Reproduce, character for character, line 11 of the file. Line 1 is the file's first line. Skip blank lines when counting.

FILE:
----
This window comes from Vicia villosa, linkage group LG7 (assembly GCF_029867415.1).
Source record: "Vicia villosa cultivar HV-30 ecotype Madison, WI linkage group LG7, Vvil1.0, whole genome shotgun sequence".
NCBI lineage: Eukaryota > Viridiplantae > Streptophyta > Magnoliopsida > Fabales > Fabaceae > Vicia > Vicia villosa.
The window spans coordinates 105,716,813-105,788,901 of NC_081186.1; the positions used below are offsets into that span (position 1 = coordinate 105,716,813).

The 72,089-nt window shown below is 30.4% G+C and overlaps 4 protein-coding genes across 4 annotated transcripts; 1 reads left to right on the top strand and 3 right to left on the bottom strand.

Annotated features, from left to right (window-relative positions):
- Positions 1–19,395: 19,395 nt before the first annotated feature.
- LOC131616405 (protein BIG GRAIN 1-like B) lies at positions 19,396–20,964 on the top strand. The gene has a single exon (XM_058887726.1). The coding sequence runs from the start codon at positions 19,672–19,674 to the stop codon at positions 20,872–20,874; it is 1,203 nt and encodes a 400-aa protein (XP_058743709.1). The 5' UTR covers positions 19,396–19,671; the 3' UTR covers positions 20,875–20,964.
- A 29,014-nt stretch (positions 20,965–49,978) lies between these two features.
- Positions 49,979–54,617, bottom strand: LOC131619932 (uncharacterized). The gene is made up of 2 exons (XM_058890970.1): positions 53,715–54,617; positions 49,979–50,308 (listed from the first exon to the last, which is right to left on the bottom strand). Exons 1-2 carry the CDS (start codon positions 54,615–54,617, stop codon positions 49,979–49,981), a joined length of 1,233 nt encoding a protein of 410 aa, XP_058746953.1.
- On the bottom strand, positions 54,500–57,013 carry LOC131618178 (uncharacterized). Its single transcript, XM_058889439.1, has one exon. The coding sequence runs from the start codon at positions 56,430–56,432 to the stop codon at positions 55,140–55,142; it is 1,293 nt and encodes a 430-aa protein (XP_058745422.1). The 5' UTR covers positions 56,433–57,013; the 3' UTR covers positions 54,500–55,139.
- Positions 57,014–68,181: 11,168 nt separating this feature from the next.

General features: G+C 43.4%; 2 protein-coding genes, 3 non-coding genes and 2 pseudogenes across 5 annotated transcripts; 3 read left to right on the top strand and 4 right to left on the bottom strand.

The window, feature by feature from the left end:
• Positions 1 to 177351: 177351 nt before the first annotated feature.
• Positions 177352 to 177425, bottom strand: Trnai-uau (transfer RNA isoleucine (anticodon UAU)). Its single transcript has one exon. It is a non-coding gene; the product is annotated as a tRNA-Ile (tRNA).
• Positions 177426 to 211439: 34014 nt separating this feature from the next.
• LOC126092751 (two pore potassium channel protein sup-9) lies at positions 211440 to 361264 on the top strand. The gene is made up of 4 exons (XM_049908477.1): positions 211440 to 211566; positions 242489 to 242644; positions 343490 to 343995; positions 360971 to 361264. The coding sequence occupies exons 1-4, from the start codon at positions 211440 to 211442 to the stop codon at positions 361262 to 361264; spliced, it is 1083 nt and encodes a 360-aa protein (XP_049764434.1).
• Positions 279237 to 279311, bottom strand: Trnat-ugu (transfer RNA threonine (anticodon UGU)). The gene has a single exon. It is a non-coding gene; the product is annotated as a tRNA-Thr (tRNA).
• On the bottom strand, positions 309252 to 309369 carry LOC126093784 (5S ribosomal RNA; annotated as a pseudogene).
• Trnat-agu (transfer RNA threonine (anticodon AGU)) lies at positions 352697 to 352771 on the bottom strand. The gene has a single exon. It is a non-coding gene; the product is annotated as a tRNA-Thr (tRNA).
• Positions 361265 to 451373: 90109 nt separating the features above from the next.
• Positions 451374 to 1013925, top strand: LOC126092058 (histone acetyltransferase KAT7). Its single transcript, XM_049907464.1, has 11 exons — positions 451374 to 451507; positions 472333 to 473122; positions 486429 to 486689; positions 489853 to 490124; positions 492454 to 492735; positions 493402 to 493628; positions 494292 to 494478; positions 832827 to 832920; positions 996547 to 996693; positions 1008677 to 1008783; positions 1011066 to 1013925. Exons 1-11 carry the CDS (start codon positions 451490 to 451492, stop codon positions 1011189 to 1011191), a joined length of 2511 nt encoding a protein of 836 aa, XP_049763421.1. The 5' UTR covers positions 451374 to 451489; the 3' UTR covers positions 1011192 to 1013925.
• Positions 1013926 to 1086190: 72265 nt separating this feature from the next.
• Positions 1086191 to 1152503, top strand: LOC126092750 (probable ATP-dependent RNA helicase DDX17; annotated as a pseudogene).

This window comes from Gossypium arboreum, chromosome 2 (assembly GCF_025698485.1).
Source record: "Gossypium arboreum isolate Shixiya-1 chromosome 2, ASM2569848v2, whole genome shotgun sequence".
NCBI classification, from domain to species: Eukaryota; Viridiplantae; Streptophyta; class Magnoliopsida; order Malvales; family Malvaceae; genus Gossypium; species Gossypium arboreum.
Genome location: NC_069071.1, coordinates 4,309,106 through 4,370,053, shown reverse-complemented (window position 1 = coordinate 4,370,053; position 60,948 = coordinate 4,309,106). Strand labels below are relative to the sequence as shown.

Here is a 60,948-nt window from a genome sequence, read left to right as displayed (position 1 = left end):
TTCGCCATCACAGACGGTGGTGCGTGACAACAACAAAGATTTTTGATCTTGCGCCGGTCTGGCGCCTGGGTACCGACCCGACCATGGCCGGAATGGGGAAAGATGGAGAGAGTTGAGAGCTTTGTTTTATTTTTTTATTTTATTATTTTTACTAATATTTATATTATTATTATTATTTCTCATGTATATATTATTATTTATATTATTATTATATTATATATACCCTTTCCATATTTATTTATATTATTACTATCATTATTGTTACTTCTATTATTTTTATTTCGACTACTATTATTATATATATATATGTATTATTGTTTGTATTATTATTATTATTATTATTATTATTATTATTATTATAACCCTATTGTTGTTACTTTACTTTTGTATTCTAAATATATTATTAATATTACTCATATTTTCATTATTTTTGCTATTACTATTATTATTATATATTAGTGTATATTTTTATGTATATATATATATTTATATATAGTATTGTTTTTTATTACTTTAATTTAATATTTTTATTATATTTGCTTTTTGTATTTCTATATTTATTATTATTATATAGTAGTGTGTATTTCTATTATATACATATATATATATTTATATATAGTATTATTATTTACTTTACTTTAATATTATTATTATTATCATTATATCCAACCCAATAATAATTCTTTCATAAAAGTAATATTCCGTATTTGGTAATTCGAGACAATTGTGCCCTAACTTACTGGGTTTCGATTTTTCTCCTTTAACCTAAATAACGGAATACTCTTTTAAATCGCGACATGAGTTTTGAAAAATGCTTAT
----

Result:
- On the bottom strand, positions 54,500–57,013 carry LOC131618178 (uncharacterized). Its single transcript, XM_058889439.1, has one exon. The coding sequence runs from the start codon at positions 56,430–56,432 to the stop codon at positions 55,140–55,142; it is 1,293 nt and encodes a 430-aa protein (XP_058745422.1). The 5' UTR covers positions 56,433–57,013; the 3' UTR covers positions 54,500–55,139.